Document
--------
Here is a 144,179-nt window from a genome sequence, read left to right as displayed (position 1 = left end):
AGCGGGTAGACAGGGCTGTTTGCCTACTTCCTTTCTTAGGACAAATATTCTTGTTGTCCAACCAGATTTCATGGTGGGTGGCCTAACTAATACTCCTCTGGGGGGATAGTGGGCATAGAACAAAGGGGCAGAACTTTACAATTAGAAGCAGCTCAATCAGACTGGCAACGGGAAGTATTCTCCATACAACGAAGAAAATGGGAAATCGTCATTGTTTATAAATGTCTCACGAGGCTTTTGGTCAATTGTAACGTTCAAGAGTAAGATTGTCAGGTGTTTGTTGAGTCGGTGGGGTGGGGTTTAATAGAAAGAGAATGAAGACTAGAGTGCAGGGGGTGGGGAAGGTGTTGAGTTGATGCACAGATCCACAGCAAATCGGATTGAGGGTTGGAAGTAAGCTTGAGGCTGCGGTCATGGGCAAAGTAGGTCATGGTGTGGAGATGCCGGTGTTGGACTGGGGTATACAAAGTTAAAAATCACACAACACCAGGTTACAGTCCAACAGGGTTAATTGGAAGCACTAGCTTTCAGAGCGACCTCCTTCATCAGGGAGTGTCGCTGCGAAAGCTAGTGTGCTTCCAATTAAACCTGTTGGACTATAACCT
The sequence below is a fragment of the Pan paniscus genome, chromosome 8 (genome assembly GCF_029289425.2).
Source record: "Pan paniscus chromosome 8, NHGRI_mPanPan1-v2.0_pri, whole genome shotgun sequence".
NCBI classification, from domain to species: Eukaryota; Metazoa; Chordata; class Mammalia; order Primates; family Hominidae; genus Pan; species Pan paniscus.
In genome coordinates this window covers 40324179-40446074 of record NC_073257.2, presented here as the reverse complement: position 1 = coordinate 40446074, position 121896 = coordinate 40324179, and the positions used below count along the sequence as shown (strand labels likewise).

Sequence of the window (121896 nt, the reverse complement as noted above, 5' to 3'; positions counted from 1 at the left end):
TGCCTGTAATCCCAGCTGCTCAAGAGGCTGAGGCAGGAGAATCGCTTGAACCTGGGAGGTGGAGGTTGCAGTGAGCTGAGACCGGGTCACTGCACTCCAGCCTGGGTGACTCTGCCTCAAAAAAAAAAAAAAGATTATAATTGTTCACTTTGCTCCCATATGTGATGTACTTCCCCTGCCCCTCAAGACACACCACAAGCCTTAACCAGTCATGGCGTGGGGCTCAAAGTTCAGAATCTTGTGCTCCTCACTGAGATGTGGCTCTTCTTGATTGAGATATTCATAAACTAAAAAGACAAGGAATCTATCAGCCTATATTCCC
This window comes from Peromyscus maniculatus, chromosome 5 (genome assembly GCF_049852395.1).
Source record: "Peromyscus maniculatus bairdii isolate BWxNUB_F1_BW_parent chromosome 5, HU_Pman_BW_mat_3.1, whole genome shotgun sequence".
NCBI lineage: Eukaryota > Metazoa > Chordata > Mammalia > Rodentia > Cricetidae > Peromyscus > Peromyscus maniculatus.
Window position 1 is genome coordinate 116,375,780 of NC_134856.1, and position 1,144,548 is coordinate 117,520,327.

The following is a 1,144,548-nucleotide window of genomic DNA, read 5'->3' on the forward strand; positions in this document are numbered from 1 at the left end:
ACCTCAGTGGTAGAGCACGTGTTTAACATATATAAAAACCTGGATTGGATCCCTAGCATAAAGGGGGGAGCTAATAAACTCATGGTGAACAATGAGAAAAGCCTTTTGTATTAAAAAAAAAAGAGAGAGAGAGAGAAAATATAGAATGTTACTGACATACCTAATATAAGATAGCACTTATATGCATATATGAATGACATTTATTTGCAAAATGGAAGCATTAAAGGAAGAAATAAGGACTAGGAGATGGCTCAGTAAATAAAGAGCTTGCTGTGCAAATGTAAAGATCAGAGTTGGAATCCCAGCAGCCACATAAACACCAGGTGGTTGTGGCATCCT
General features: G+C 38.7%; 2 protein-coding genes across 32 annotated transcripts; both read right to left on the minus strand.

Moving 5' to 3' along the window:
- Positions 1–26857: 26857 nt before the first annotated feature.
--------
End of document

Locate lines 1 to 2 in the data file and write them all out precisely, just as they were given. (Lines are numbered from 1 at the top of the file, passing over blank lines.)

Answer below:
Here is a 144,179-nt window from a genome sequence, read left to right as displayed (position 1 = left end):
AGCGGGTAGACAGGGCTGTTTGCCTACTTCCTTTCTTAGGACAAATATTCTTGTTGTCCAACCAGATTTCATGGTGGGTGGCCTAACTAATACTCCTCTGGGGGGATAGTGGGCATAGAACAAAGGGGCAGAACTTTACAATTAGAAGCAGCTCAATCAGACTGGCAACGGGAAGTATTCTCCATACAACGAAGAAAATGGGAAATCGTCATTGTTTATAAATGTCTCACGAGGCTTTTGGTCAATTGTAACGTTCAAGAGTAAGATTGTCAGGTGTTTGTTGAGTCGGTGGGGTGGGGTTTAATAGAAAGAGAATGAAGACTAGAGTGCAGGGGGTGGGGAAGGTGTTGAGTTGATGCACAGATCCACAGCAAATCGGATTGAGGGTTGGAAGTAAGCTTGAGGCTGCGGTCATGGGCAAAGTAGGTCATGGTGTGGAGATGCCGGTGTTGGACTGGGGTATACAAAGTTAAAAATCACACAACACCAGGTTACAGTCCAACAGGGTTAATTGGAAGCACTAGCTTTCAGAGCGACCTCCTTCATCAGGGAGTGTCGCTGCGAAAGCTAGTGTGCTTCCAATTAAACCTGTTGGACTATAACCT